Zoya was always the daydreamer. I don’t mean to say she had no grip on reality because no, of course, she did. Her grades were as good as mine, that is to say, just shy of being ‘good enough.’ But she never succumbed to the guilt that was my constant companion. The shrill scoffs of family and community alike were mere pebbles she swiftly kicked into puddles. Whereas for me, the taunts were like mosquitos. Buzzing, biting, itching bumps all over my person.

I never had her fortitude, you see. Nor did I have a mind rampant with make belief.

Even back then, when we were kids running through the groaning branches of the forest at the back of our house, she insisted the ancient banyan tree was a residential tower for magical beings. I’d sit against the trunk, listening with half an ear. She’d lay on her back beneath the sweeping green canopy and point out the respected addresses of various species.

That thick, twisted storey on the right, with its gnarled bark too rough to walk and crawling with poisonous ants, was rented out by goblins. (They didn’t like visitors and fiercely guarded their treasure.) The branch above the Goblin Floor belonged to the fairies, of course. Smooth enough to walk, strong enough to hold tire-swings and free of yucky ants. Fairies were good people and loved cupcakes. Which is why I baked them in spades.

“But shouldn’t the goblins have the top floor, then?” I’d ask with the intuitive cynicism of a twelve-year-old. “The higher off the ground they are, the lesser the chance of people climbing up, be it visitors, or thieves.”

Her brows would pluck in the centre of her forehead and she’d stare at me like a frustrated hummingbird with a crooked beak. “Oho, how will they jump down to go to the market if they were on the high floor? The tree’s got no stairs and everybody knows goblins have short legs and no wings. Silly, Aapa!”

I’d heave a not-so-subtle sigh that left little doubt I was merely humouring the immaturity of my younger by eighteen moons sister. “Whatever you say, Zo.”

She’d giggle that laugh of hers, delightful but slightly rough like sprinkles on a doughnut, turn up Ijaz Bhai’s rickety radio and run off to splash in the stream, leaving me tomy math homework. The half bar of Dairy Milk and the joy of RD Burman a bribe for Amma’s upcoming scolding at letting her get wet.

Sadness, too, is like chocolate. It can fill a soul with its aroma, a body with its weight. The taste of it lingers on the tongue long after the wrapper’s been chucked away.

A crumbled candy wrapper is what I felt like the day she left.

Whose fault was it? I saw lizards, not descendants of dragons. Grey clouds were the bearers of storm warnings, not airborne castle kingdoms celebrating laundry day. An upside-down tanker in the sea was a pollution hazard, for God’s sake, not a manmade boulder for tired mermaids to rest and sing to the bloody moon!

I wasn’t the dreamer. The playful mischief maker or awful singer who refused to stop singing until Baba laughed.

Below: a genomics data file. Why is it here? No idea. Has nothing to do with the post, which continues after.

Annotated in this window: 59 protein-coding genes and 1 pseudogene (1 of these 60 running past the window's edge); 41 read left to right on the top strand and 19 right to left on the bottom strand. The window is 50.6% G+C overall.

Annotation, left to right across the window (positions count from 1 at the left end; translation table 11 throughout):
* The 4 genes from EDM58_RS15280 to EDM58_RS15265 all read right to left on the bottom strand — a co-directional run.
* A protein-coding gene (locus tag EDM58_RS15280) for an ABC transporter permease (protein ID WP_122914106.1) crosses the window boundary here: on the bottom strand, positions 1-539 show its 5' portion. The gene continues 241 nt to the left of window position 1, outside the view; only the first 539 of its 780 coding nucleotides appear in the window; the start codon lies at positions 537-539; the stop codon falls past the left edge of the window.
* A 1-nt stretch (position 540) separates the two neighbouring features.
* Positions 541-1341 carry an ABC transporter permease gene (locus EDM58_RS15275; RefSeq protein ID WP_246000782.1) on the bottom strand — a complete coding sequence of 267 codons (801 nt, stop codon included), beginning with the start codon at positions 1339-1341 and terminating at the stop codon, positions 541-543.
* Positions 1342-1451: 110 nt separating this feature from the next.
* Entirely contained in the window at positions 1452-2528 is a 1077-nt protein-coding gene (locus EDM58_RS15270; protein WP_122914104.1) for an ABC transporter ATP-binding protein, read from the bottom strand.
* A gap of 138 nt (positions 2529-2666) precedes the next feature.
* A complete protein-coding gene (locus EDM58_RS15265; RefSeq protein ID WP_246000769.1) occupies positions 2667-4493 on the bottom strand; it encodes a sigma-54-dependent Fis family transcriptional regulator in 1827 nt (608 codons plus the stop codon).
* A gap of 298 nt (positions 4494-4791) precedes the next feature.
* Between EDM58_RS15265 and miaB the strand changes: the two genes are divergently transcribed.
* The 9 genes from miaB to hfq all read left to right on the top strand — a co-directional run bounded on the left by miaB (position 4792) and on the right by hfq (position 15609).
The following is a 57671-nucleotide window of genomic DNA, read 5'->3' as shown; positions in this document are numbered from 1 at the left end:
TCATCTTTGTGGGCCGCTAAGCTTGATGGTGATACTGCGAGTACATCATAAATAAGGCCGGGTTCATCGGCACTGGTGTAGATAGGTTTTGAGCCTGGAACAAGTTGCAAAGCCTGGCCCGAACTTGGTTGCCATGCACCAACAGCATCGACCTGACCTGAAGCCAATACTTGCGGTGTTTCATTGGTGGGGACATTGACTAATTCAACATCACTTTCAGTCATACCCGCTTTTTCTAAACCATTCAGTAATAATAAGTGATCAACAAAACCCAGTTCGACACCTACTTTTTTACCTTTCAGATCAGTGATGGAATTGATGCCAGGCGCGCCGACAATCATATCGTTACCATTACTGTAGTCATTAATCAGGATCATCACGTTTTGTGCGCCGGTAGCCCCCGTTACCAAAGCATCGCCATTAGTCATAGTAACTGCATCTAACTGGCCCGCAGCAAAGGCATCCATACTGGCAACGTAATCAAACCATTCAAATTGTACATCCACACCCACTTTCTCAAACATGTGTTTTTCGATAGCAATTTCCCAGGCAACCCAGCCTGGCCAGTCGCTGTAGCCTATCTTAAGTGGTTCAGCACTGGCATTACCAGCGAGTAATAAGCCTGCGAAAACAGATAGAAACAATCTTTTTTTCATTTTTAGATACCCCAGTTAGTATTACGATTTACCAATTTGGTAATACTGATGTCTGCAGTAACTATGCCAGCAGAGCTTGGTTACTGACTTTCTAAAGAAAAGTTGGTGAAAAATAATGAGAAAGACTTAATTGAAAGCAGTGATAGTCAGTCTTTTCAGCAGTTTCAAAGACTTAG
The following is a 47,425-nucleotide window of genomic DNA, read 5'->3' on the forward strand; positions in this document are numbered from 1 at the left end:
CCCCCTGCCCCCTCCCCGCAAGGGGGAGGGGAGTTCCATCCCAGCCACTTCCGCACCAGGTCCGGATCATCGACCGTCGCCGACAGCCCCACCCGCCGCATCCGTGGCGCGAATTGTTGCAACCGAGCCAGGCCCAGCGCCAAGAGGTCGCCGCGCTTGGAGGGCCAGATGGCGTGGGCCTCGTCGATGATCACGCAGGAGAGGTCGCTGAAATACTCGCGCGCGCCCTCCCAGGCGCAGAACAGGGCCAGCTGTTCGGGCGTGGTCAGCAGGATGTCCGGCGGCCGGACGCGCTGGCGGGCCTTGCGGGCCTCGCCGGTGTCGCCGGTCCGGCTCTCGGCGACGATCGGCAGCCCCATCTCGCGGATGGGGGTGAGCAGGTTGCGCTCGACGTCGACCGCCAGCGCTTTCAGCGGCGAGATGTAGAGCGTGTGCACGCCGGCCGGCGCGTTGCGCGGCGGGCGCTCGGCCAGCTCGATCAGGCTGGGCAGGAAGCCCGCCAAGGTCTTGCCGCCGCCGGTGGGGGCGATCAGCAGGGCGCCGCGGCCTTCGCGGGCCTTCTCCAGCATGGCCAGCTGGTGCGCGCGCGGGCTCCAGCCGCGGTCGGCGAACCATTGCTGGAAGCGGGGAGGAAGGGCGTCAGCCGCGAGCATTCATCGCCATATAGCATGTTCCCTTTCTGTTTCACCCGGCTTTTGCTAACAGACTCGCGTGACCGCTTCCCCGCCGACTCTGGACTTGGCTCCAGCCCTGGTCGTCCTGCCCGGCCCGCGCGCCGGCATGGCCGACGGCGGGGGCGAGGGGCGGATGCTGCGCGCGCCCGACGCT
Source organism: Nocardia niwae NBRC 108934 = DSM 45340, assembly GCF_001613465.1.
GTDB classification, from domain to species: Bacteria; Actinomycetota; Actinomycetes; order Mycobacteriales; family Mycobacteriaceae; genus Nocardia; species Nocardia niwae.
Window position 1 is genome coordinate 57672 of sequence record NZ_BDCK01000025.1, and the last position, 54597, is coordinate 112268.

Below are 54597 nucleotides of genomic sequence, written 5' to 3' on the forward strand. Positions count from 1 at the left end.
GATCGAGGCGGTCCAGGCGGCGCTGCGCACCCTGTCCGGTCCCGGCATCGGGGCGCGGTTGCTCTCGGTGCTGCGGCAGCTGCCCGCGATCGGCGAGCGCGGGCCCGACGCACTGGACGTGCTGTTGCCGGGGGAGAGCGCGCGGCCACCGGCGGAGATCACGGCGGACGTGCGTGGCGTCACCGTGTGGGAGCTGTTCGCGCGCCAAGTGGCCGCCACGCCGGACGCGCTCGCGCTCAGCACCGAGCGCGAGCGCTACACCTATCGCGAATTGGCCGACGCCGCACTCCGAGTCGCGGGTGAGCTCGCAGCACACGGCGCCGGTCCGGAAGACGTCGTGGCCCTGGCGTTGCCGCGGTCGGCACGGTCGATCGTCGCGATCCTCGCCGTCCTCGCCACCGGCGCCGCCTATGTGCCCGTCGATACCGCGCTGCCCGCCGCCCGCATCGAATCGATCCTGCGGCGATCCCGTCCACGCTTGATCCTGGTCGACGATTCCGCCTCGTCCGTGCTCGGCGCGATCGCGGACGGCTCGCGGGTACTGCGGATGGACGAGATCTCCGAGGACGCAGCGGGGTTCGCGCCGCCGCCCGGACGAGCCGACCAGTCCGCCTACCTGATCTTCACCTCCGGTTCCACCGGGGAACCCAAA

I was the obedient one. The older sibling. A friend. A pillar. A trusted confidant.A bloody coward.

I was also the one left behind to pick and broom the dust of her footsteps.

But my Zoya wasn’t like that. She always had more brawns than brains. No, wait, let me rephrase that. Perhaps the right thing to say is that she had both in equal measures.

“Success comes from the heart, Appa,” she told me when she was all of twenty. “It is to look in the mirror and know that you are yourself and no one else.”

I’d stared at our reflections. “But what if you don’t know yourself? Isn’t the reflection hollow, then?”

“But you do. Look, can’t you see? You’re an alchemist. My magic is in my mind but yours is in your hands. Use it.”

I had turned away from her then. Turned away from myself. “Desserts are frivolous,” I said. “You can’t build a life on chocolate.”

“And yet dreams are sweet, and sugar is the only taste humans are born craving.” I had looked at her then. I remember because I had looked at her and thought, so wise, so brave. So not me.

“I have to go study.” I escaped her disappointed eyes. Escaped me.

It was the last time I saw her. The last time I saw myself. The last time Baba laughed.

Success leads to more success, my father told me in the years to come. If you shift the path because you fell once or twice, you’ll never reach anywhere. I would nod like the obedient daughter I knew myself to be, excuse myself and then go spend hours staring unseen at CSS study guides.

I wondered why they were called guides when they offered little wisdom. I also wondered why I couldn’t tell Baba that sometimes people fall not because they’re weak but because the path is wrong.

But then, I wasn’t the writer. I never had words. They were trapped inside me like I was trapped inside me. Like air bubbles in a cake batter. Small. Invisible. Unbecoming. As I became.

Until today.

I sit with my back to the tree again. The stream has long dried up. The radio is now an iPhone. RD Burman remains the same.  “Is it okay to sometimes dislike, resent the people you love?” I asked as she spread the blanket and lay down on it.

The silence seemed to stretch for weeks. A cricket sang, a frog croaked.

“I missed you, too, Aapa.” She laughed like sprinkles on doughnut and held out a half-eaten Dairy Milk.


About the author – A. Parveen (Pseudonym), a graphic designer from Karachi, Pakistan is a  self-proclaimed bookworm and secret scribbler who hopes to become a not-so-secret writer someday.


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